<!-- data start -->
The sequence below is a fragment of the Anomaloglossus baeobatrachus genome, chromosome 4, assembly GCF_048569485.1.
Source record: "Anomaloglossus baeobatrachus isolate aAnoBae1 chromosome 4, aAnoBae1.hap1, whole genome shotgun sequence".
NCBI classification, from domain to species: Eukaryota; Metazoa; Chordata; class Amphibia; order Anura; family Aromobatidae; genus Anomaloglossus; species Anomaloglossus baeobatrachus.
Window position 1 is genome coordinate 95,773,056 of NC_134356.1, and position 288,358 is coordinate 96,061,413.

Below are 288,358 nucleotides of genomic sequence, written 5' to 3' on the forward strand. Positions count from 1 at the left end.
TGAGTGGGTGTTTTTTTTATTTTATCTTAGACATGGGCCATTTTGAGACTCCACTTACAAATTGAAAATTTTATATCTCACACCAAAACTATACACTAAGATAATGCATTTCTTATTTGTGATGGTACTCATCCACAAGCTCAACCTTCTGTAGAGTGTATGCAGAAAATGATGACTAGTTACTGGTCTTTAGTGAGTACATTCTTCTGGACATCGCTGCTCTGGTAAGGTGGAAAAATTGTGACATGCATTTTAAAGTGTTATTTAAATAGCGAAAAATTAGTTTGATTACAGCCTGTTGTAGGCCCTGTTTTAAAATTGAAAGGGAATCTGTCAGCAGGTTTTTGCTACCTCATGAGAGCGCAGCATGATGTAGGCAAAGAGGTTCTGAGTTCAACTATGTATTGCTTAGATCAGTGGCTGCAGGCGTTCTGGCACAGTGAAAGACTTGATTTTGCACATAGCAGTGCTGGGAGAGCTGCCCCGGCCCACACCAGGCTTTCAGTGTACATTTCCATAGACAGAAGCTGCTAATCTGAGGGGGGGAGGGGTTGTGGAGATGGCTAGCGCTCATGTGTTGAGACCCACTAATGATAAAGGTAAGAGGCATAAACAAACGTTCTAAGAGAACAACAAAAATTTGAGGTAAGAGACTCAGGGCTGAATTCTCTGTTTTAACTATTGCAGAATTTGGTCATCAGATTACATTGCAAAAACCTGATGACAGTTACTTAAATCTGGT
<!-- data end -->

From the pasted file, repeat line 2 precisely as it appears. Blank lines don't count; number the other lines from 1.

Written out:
Source record: "Anomaloglossus baeobatrachus isolate aAnoBae1 chromosome 4, aAnoBae1.hap1, whole genome shotgun sequence".